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A history of ISAs – how they could help you today

As ISAs reach their landmark 21st birthday, we look back at their journey and how they could help you today.

Important notes

This article isn’t personal advice. If you’re not sure whether an investment is right for you please seek advice. If you choose to invest the value of your investment will rise and fall, so you could get back less than you put in.

The Individual Saving Account (ISA) was introduced at the end of the roaring 90s. Replacing the much-loved Personal Equity Plan (PEP) and Tax-Exempt Special Savings Account (TESSA), they were initially unpopular. Within just three months, Labour MP Quentin Davies even publicly slammed them as “a colossal failure”.

But he couldn’t have been proved more wrong. Within 12 months net ISA sales had reached an impressive £9 billion for that year, thanks to the exploding tech stocks and market hype.

It was more than half a decade before ISA sales would accelerate in a bull market again. Over the 2000s, the public focus was more on spending and less on saving – the honeymoon period for ISAs was over.

But this “live for the moment” sentiment abruptly ended with the 2008 financial crisis. As people felt the harsh reality of an economy in decline, a new kind of Britain was emerging. Building up a rainy-day fund became the top priority and ISAs were back in fashion. The tax-free limits increased, rising to £7,200 in 2008, to £10,200 in 2010, £15,000 in 2014 and finally £20,000 in 2017. ISAs had established their seat at the table – people saw them as an opportunity to grow their wealth.

ISAs have evolved and developed a new digital face. From e-trading platforms to robo-advisers, investing became more accessible.

The variety of ISAs has also expanded, with new ranges of tax-efficient products hitting the shelves since 2008. Starting with the 2011 Junior ISA and expanding to the Help to Buy ISA in 2015, Innovative Finance ISA in 2016 and Lifetime ISA in 2017.

Surviving global recessions, market overhauls, Brexit blunders and the governments of four prime ministers, the ISA has helped millions of people over the years to reach their financial goals and potentially live their dreams.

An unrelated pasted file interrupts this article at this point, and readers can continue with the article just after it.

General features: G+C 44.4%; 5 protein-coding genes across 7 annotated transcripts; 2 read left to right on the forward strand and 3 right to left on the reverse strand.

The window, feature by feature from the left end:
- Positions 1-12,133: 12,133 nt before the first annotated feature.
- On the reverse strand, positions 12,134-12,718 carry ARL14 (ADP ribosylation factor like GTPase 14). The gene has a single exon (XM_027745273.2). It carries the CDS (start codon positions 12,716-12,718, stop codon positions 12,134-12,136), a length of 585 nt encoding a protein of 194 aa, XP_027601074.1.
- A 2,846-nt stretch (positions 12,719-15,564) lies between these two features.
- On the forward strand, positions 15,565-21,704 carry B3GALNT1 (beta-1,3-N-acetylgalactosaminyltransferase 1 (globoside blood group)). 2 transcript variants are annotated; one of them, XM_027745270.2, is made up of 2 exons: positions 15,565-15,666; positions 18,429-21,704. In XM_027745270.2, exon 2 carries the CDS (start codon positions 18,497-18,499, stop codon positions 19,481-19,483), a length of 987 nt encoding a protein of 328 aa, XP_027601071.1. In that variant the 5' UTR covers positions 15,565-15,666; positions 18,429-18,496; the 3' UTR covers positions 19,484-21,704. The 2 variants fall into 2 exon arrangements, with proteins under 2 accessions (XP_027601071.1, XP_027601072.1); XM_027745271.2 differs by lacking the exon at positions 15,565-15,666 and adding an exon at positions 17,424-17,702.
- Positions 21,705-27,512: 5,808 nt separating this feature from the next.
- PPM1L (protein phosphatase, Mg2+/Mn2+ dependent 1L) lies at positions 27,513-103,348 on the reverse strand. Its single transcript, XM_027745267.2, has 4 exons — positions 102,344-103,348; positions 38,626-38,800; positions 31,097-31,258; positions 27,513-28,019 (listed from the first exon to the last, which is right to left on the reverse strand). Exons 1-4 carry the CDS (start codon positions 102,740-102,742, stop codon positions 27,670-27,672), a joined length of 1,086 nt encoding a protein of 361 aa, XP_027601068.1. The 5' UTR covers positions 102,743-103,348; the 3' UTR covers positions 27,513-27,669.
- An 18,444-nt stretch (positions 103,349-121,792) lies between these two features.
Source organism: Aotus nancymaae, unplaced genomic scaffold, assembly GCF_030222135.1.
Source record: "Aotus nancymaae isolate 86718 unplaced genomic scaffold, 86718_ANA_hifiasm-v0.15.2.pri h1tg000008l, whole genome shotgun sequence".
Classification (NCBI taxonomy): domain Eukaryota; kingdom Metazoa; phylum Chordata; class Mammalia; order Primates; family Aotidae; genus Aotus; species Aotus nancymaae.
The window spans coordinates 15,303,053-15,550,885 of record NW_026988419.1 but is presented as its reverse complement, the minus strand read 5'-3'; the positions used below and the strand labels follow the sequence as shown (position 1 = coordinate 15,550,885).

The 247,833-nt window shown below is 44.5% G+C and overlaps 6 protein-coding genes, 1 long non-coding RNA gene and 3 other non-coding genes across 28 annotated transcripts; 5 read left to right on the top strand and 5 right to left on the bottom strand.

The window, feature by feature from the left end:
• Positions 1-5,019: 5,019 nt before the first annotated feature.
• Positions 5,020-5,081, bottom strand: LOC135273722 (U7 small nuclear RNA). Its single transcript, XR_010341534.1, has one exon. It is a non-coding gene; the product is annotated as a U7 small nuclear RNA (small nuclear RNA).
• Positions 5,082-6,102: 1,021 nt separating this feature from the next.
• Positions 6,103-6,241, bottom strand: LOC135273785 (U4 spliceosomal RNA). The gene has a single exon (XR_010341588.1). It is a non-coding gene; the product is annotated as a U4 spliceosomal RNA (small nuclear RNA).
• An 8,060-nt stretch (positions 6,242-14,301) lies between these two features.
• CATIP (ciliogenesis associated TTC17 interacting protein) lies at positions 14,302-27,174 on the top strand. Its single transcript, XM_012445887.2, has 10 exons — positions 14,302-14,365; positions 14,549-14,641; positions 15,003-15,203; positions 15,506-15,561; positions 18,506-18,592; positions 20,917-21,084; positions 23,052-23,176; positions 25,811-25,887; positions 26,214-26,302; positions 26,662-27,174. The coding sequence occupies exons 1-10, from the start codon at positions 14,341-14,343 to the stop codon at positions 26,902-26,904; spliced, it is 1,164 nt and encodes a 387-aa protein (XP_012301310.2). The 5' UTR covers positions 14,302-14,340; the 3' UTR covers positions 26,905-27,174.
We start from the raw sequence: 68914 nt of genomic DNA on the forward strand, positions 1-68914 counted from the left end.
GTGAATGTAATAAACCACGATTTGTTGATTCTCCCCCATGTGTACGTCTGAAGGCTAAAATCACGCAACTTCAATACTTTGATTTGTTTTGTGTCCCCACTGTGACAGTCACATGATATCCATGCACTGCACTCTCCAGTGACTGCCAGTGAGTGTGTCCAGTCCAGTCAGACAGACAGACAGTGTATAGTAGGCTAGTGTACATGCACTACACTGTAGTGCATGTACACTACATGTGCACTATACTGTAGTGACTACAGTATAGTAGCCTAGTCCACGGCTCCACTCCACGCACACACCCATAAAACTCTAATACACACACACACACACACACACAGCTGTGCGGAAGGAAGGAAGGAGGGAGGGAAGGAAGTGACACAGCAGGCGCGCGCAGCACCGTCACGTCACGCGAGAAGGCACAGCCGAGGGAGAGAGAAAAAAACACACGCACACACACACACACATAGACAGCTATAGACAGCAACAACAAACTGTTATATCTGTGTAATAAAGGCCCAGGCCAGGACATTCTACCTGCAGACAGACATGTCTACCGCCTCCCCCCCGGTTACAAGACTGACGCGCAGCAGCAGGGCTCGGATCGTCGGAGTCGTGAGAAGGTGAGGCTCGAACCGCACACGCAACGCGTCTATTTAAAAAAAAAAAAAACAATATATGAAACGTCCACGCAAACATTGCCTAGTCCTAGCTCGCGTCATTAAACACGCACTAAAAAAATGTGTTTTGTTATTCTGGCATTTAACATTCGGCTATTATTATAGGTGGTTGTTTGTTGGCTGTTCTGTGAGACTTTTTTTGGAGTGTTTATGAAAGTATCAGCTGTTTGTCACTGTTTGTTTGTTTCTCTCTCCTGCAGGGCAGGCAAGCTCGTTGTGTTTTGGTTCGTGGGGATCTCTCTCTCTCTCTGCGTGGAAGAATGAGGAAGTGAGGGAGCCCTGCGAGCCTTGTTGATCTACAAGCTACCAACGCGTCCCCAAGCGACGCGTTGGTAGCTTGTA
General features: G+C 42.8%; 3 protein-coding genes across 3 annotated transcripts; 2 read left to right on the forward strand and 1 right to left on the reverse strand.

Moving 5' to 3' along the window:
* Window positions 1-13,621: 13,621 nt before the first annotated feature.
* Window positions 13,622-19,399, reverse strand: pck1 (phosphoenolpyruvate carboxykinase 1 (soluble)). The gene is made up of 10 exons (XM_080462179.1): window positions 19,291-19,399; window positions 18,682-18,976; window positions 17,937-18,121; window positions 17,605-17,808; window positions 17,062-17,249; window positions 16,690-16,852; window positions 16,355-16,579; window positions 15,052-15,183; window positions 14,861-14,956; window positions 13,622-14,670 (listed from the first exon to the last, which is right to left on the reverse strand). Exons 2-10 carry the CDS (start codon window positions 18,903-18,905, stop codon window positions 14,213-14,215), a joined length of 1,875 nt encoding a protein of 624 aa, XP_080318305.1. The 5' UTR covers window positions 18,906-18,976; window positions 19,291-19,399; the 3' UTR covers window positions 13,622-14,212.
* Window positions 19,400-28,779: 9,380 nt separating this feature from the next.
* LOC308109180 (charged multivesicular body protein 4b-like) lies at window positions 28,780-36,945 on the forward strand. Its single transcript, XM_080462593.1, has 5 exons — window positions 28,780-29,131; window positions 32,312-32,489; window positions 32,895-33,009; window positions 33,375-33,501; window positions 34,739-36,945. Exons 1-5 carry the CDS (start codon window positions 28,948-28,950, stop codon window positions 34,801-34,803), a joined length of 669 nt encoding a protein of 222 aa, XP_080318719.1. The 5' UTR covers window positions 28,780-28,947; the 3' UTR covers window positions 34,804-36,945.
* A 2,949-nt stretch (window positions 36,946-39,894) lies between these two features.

Why do you save and invest?

Whether you’re hoping to escape the daily grind and retire early, own a beautiful home or go travelling across the world, you’ll probably need a nest-egg. The money you have now is full of potential. What you chose to do with that potential is up to you.

You could live for the moment and spend it on a treat but this could make it harder to potentially live your dream. Or you could follow two thirds of Britain’s savers and keep your money in a Cash ISA. For the short term, this is sensible, especially to build up a rainy-day deposit for emergencies.

But, if you’re growing your nest-egg over the long term, you might find your cash savings aren’t growing as fast as how quickly prices are rising and inflation is eroding the value of your savings. For people who are looking to save up and grow their money for five years or more, a Stocks and Shares ISA could be a better option to consider.

How can a Stocks and Shares ISA help?

Investing your money helps to counter inflation, particularly if you invest in stocks and shares, rather than bonds or debt. Stocks and shares have tended to outperform bonds in the long run, but are more risky.

The generous tax benefits that an ISA brings means that you can keep more of your returns too, sheltering them from the tax man. You can put up to £20,000 this tax year into ISAs, where your money has the potential to grow free of UK income and capital gains tax.

Remember though tax rules can change and the benefits of investing in ISAs depend on your circumstances.

This article isn’t advice. If you’re unsure of the suitability of an investment for your circumstances, please ask for advice. Unlike cash all investments can rise and fall in value so you could get back less than you invest.

To help avoid too much exposure in any area or short-term losses, we think it is sensible to have a diversified range of holdings, and keep these for the long-term – more than five years. If you invest in globally diversified assets, it can help reduce your risk. Investments, like equities, bonds and property, perform differently in different market conditions. As do different regions and sectors. Having a mix can mean you always have something working well.


Read more about diversifying in our 5 tips to navigate market storms article.


Start your ISA this new tax year

The new tax year started on 6 April, meaning your ISA allowances have just reset – now could be the perfect time to kick start your ISA.

With a Stocks and Shares ISA, you can invest up to £20,000 this tax year and get relief on any returns, for Junior ISAs, it’s £9,000.

Opening or topping up an HL Stocks and Shares ISA is simple and takes a matter of minutes. It could help you get started in taking the steps you need to one day fulfil your lifelong dreams.

Read more about ISAs


Hannah Duncan is an investment writer, and founder of Hannah Duncan Investment Content, with years of experience producing content for global leaders in finance and retail.


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Important notes

This article isn’t personal advice. If you’re not sure whether an investment is right for you please seek advice. If you choose to invest the value of your investment will rise and fall, so you could get back less than you put in.

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